• Leptin plays a key role in regulating energy intake and expenditure including appetite and hunger. Many people these days are leptin resistant resulting in many health problems tied to this. High leptin levels have been tied to high blood pressure, obesity, heart disease and stroke. It is also directly tied to insulin levels as it increases blood sugar levels. Leptin is the satiety hormone produced by fat cells, so overweight and obese individuals would produce more Leptin, which would signal the body to eat less food and weight would normalize. But the majority of overweight individuals who are having difficulty losing weight have leptin resistance. The leptin is unable to produce its normal effects to stimulate weight loss in such individuals. Therefore, the person is eating excess food but the body thinks it is starving; it tells the person to eat more. It’s easy to see how this cycle would contribute to weight gain.
  • Resistin is known to cause high levels of LDL cholesterol and accelerate its accumulation in the arteries, increasing the risk of heart disease. Therefore, all three hormones play an important role in modifying appetite, insulin resistance and atherosclerosis.
  • The abdominal fat also produces two proteins -- interleukin 6 and tumor necrosis factor alpha, which promote inflammation and a protein -- plasminogen activator inhibitor, which promotes blood clots. These proteins are “bad proteins” involved in the hardening of the arteries. Two “good proteins” leptin and adinopectin have anti-inflammatory properties. Higher levels of the “bad proteins” -- interleukin 6 and tumor necrosis factor alpha -- were associated with a lower ability to respond to insulin and use glucose. Higher levels of the “good protein” were associated with an increased ability to use glucose.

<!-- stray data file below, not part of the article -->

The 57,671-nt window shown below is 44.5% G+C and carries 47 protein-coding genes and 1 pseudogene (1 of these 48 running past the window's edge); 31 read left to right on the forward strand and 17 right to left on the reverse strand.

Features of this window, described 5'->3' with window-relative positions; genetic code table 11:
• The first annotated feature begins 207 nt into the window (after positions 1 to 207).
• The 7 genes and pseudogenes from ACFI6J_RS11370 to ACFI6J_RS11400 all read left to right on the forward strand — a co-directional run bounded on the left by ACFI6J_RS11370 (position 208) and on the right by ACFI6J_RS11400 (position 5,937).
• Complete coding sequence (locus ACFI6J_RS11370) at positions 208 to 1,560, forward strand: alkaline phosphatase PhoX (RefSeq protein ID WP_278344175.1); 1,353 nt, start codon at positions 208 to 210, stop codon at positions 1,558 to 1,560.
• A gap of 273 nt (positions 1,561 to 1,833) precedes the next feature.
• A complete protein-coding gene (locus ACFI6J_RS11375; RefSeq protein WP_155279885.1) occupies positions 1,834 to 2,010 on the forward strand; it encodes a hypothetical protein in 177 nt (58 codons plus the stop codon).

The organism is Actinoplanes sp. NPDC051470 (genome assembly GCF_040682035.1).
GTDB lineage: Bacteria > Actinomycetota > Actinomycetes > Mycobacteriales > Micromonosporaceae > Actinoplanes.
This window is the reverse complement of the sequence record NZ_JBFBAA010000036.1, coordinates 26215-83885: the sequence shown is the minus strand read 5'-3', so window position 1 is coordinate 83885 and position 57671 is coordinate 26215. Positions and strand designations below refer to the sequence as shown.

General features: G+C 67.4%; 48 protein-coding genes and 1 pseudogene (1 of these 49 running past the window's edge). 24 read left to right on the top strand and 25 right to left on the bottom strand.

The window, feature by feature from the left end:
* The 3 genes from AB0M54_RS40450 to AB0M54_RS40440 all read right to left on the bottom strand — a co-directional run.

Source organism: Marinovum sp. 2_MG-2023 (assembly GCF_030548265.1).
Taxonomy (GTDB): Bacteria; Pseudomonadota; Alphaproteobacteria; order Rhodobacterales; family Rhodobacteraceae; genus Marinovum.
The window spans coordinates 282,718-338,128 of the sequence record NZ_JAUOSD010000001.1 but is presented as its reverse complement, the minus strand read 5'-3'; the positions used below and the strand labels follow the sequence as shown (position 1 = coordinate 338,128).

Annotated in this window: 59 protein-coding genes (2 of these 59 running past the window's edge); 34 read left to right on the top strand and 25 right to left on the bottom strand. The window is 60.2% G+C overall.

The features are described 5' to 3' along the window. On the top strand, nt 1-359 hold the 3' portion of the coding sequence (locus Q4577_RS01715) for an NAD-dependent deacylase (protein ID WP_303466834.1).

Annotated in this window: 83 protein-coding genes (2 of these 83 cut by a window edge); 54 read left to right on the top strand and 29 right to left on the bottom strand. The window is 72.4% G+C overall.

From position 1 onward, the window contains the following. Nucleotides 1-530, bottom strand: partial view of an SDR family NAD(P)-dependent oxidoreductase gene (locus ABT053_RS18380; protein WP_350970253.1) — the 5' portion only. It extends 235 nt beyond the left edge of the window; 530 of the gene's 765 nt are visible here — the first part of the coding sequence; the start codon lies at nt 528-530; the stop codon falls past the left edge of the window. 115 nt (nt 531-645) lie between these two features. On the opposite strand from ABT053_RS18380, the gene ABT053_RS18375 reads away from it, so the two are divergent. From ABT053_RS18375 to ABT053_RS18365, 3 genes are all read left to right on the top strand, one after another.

• Recently, it has been found that abdominal fat tissue produces a hormone called neuro-peptide-y which prompts the development of cells that turn into fat. Previously, it was believed to be produced only by the brain. It is also known that a high level of the hormone in the brain produces constant feeling of hunger. It is assumed that the excessive production of the hormone is an important reason why overweight people eat more food. A fat cell cannot replicate itself. But the researchers found NPY (neuro-peptide-Y) increases fat cell number by stimulating the replication of fat cell precursor cells, which then change into fat cells.
  • With age, fat accumulates more in certain areas instead of depositing evenly all over the body. Fat cells produce extra estrogen and the excess estrogen signals the body to store more fat cells. This often creates a vicious cycle of estrogen imbalance and weight gain around the midsection.
  • Chemerin, also known as retinoic acid receptor responder protein 2, is a protein produced in white adipose tissue as well as immune cells. Because of its role in adipocyte differentiation and glucose uptake, chemerin is classified as an adipokine Chemerin’s role has been identified in chronic inflammation of adipose tissue. This suggests that chemerin may play an important in the pathogenesis of obesity and insulin resistance. The circulating levels of chemerin are associated with several key aspects of metabolic syndrome.

Obesity contributes to major causes of death and disability. Abdominal fat increases the risks of a host of illnesses, whereas peripheral fat or fat beneath the skin is considered less risky. Abdominal fat has far reaching adverse effects on the body that include hypertension, dyslipidemia, insulin resistance, atherosclerosis, cardiovascular diseases and gall stones. It also causes sleep apnea, respiratory and joint problems including osteoarthritis and metabolic syndrome. It also has psychosocial effects. In a culture, where often the ideal of physical attractiveness is to be overly thin, people who are overweight sporting potbelly frequently suffer disadvantages.